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Currently:

I have an iso image which I downloaded. I have tested it on a virtual machine and it works.

Now I want to install it on my actual PC, however although I can burn it on a USB, I don't want to use it.

I have heard and used EasyBCD however I am currently having some problems opening it and running it.

My Question:

Is there an alternate to EasyBCD that allows you to boot from a bootable iso image? If so, what is it called?

Note: I am currently running a dual boot with Ubuntu, Windows 8.1 and Windows 10. My grub boot loader is in tact, and so is my Windows 8.1/Windows 10 boot manager/loader.

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    If you want help regarding EasyBCD, you should make it clear in your question. If you are asking for Software Recommendations, Super User is not the place to do it. – MC10 Aug 14 '15 at 14:03
  • @MC10 I am asking how to boot an iso image. There maybe a manual method of doing so. I stated that I used EasyBCD so that if someone was to answer they would not include this in their answer. – E2Busy Aug 14 '15 at 14:12
  • While it’s certainly possible to use a RAM disk for this, most modern operating systems do not support this in their default configuration! They crash after early boot. – Daniel B Aug 14 '15 at 18:13
  • What medium do you want to boot from if not a USB drive? – user5071535 Aug 14 '15 at 22:44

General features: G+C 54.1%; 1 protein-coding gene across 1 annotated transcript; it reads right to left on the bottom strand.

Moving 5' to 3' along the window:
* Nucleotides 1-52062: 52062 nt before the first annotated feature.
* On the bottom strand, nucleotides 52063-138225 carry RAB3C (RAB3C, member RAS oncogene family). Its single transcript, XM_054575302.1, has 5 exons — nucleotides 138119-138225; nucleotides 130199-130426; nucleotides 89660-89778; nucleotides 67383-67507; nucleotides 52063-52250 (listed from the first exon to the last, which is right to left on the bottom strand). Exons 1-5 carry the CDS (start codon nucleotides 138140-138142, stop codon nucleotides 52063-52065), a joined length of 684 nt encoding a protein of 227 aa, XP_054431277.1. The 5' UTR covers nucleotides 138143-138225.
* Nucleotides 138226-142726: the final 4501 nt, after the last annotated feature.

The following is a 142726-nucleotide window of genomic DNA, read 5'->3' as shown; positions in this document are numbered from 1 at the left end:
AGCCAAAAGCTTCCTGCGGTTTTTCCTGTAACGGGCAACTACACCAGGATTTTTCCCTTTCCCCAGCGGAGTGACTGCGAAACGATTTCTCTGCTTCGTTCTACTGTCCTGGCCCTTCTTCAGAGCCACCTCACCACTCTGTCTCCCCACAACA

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I personally use Easy2boot, it can be installed along side documents on a USB key.

Be careful when you have copied your ISO on the USB. Two pieces of advice:

  1. the file is contiguous. If not you can have trouble booting your ISO. Once Easy2Boot is installed, you can run Wincontig shipped in the _ISO/docs/WINCONTIG folder.
  2. the file is not corrupted. Check the MD5sum of your ISO and compare it with the information provided by the website where you downloaded the ISO. Sometimes, bad copying / defragmenting can corrupt the ISO.
  • Quote: "However although I can burn it on a USB, I don't want to use it." – bshea Sep 11 '15 at 16:17
  • For my opinion, burning an ISO on a USB drive is not the same as copying the ISO file on a USB drive. When you burn it, you loose all your data on your USB, the solution provided allows you to keep your files on the USB drive. – mperrin Sep 11 '15 at 20:03
  • That wasn't what I thought he meant - I understood him to mean he DOES NOT WANT TO USE USB. Read the quote above. I also added a link to a usb boot loader (in my answer) for iso mounting on fly in case he wanted it.. Maybe if he would clean up his question we could get somewhere. – bshea Sep 11 '15 at 20:51

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